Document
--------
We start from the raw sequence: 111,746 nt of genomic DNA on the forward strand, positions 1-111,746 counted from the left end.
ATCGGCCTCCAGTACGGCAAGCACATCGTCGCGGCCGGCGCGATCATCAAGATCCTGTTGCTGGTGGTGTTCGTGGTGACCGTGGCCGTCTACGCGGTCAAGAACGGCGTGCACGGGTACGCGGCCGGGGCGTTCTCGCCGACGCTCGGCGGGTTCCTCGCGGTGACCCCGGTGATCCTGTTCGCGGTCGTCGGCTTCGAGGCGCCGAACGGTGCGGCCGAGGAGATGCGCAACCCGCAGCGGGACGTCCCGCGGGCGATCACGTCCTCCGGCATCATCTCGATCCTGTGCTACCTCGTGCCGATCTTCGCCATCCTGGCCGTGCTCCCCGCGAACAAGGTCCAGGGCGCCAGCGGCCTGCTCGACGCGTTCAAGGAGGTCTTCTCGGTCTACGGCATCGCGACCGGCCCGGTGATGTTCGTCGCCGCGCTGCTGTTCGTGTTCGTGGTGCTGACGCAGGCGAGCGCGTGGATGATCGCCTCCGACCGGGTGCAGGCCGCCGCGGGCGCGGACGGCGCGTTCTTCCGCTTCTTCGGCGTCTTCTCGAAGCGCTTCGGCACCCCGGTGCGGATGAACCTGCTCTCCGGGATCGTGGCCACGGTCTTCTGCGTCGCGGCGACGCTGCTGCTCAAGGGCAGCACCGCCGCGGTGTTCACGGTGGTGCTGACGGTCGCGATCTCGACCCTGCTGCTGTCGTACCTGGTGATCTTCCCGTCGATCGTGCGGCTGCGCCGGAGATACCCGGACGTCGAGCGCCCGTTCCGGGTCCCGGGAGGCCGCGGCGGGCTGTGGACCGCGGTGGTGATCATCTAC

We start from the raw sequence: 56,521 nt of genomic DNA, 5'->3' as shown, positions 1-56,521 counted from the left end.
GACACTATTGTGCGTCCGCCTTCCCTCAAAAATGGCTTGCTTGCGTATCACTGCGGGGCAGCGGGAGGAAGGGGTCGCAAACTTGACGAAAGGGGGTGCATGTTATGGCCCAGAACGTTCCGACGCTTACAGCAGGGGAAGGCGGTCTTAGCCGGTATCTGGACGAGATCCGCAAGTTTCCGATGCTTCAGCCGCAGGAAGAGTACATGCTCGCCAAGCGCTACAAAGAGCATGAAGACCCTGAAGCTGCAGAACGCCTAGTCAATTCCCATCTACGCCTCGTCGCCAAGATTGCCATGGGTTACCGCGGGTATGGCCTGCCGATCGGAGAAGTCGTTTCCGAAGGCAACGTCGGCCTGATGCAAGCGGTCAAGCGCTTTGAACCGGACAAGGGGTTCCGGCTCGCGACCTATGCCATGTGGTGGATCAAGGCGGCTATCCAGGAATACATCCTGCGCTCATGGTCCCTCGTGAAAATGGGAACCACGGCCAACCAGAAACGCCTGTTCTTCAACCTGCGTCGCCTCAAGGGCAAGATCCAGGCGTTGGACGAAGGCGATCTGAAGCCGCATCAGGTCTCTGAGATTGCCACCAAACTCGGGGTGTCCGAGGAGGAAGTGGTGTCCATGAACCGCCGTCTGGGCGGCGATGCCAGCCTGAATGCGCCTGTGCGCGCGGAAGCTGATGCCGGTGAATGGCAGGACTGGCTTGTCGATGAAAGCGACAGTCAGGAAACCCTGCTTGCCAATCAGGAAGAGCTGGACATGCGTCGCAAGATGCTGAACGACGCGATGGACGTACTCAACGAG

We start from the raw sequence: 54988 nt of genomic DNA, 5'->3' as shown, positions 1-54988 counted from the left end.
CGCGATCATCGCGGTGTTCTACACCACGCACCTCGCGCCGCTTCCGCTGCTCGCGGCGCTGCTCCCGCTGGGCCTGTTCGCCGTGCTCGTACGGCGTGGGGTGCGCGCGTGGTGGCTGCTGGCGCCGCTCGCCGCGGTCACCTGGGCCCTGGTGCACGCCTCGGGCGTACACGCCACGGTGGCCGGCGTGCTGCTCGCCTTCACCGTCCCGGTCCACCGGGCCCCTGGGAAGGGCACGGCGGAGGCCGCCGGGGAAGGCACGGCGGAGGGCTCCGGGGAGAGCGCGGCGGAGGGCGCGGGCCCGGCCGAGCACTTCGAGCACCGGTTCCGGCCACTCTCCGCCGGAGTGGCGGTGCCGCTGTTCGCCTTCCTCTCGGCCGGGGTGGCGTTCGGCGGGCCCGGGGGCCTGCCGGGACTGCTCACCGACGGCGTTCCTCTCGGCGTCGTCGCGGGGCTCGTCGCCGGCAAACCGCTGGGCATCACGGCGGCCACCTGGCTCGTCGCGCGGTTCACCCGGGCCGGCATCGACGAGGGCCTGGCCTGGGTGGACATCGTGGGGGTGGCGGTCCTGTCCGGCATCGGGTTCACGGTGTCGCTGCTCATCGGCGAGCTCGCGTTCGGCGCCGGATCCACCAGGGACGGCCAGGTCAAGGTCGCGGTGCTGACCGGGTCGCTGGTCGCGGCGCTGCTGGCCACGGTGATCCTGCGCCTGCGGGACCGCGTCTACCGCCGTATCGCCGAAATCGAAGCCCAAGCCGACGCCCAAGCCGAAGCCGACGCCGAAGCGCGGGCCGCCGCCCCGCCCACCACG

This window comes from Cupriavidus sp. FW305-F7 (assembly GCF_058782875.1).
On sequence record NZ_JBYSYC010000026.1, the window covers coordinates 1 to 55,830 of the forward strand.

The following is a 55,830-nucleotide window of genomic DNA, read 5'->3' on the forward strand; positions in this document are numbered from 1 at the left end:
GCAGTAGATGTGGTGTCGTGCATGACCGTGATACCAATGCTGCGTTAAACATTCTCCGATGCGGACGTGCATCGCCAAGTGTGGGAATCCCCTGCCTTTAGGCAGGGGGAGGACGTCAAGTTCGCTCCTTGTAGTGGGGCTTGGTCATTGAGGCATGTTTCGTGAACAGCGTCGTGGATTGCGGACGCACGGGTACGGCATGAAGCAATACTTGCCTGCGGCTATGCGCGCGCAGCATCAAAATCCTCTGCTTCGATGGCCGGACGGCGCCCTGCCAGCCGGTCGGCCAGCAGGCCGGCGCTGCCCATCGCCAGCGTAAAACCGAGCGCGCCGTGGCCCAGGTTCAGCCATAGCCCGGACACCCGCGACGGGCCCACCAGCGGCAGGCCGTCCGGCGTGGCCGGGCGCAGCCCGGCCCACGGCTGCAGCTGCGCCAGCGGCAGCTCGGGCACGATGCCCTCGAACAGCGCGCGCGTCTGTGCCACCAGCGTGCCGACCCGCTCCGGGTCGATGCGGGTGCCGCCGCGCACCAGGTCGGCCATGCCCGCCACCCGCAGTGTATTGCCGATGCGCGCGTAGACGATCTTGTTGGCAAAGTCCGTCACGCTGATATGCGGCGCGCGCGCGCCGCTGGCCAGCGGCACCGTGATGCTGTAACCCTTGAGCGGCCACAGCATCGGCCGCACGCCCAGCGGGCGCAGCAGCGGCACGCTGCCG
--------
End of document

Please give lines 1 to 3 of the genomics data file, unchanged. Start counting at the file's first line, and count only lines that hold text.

We start from the raw sequence: 111,746 nt of genomic DNA on the forward strand, positions 1-111,746 counted from the left end.
ATCGGCCTCCAGTACGGCAAGCACATCGTCGCGGCCGGCGCGATCATCAAGATCCTGTTGCTGGTGGTGTTCGTGGTGACCGTGGCCGTCTACGCGGTCAAGAACGGCGTGCACGGGTACGCGGCCGGGGCGTTCTCGCCGACGCTCGGCGGGTTCCTCGCGGTGACCCCGGTGATCCTGTTCGCGGTCGTCGGCTTCGAGGCGCCGAACGGTGCGGCCGAGGAGATGCGCAACCCGCAGCGGGACGTCCCGCGGGCGATCACGTCCTCCGGCATCATCTCGATCCTGTGCTACCTCGTGCCGATCTTCGCCATCCTGGCCGTGCTCCCCGCGAACAAGGTCCAGGGCGCCAGCGGCCTGCTCGACGCGTTCAAGGAGGTCTTCTCGGTCTACGGCATCGCGACCGGCCCGGTGATGTTCGTCGCCGCGCTGCTGTTCGTGTTCGTGGTGCTGACGCAGGCGAGCGCGTGGATGATCGCCTCCGACCGGGTGCAGGCCGCCGCGGGCGCGGACGGCGCGTTCTTCCGCTTCTTCGGCGTCTTCTCGAAGCGCTTCGGCACCCCGGTGCGGATGAACCTGCTCTCCGGGATCGTGGCCACGGTCTTCTGCGTCGCGGCGACGCTGCTGCTCAAGGGCAGCACCGCCGCGGTGTTCACGGTGGTGCTGACGGTCGCGATCTCGACCCTGCTGCTGTCGTACCTGGTGATCTTCCCGTCGATCGTGCGGCTGCGCCGGAGATACCCGGACGTCGAGCGCCCGTTCCGGGTCCCGGGAGGCCGCGGCGGGCTGTGGACCGCGGTGGTGATCATCTAC

We start from the raw sequence: 56,521 nt of genomic DNA, 5'->3' as shown, positions 1-56,521 counted from the left end.